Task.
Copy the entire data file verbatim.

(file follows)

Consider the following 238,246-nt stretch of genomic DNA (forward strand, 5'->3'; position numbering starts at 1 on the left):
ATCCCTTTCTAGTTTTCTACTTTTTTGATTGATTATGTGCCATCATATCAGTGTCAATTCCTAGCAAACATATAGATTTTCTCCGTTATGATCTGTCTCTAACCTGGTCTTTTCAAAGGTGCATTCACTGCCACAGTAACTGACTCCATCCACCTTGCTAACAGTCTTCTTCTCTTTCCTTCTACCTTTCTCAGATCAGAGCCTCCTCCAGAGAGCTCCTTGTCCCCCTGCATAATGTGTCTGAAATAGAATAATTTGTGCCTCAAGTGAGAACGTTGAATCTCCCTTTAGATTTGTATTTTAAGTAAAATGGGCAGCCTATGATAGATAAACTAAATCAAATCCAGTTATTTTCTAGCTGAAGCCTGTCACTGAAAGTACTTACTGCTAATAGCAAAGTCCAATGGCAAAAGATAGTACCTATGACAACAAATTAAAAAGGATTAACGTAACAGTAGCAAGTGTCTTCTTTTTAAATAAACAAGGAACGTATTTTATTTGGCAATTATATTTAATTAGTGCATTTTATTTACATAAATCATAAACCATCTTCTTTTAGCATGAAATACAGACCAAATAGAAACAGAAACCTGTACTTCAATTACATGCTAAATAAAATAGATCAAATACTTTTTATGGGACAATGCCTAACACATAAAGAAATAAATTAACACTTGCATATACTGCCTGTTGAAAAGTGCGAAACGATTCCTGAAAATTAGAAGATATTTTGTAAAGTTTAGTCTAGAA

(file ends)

Consider the following 238,246-nt stretch of genomic DNA (forward strand, 5'->3'; position numbering starts at 1 on the left):
ATCCCTTTCTAGTTTTCTACTTTTTTGATTGATTATGTGCCATCATATCAGTGTCAATTCCTAGCAAACATATAGATTTTCTCCGTTATGATCTGTCTCTAACCTGGTCTTTTCAAAGGTGCATTCACTGCCACAGTAACTGACTCCATCCACCTTGCTAACAGTCTTCTTCTCTTTCCTTCTACCTTTCTCAGATCAGAGCCTCCTCCAGAGAGCTCCTTGTCCCCCTGCATAATGTGTCTGAAATAGAATAATTTGTGCCTCAAGTGAGAACGTTGAATCTCCCTTTAGATTTGTATTTTAAGTAAAATGGGCAGCCTATGATAGATAAACTAAATCAAATCCAGTTATTTTCTAGCTGAAGCCTGTCACTGAAAGTACTTACTGCTAATAGCAAAGTCCAATGGCAAAAGATAGTACCTATGACAACAAATTAAAAAGGATTAACGTAACAGTAGCAAGTGTCTTCTTTTTAAATAAACAAGGAACGTATTTTATTTGGCAATTATATTTAATTAGTGCATTTTATTTACATAAATCATAAACCATCTTCTTTTAGCATGAAATACAGACCAAATAGAAACAGAAACCTGTACTTCAATTACATGCTAAATAAAATAGATCAAATACTTTTTATGGGACAATGCCTAACACATAAAGAAATAAATTAACACTTGCATATACTGCCTGTTGAAAAGTGCGAAACGATTCCTGAAAATTAGAAGATATTTTGTAAAGTTTAGTCTAGAA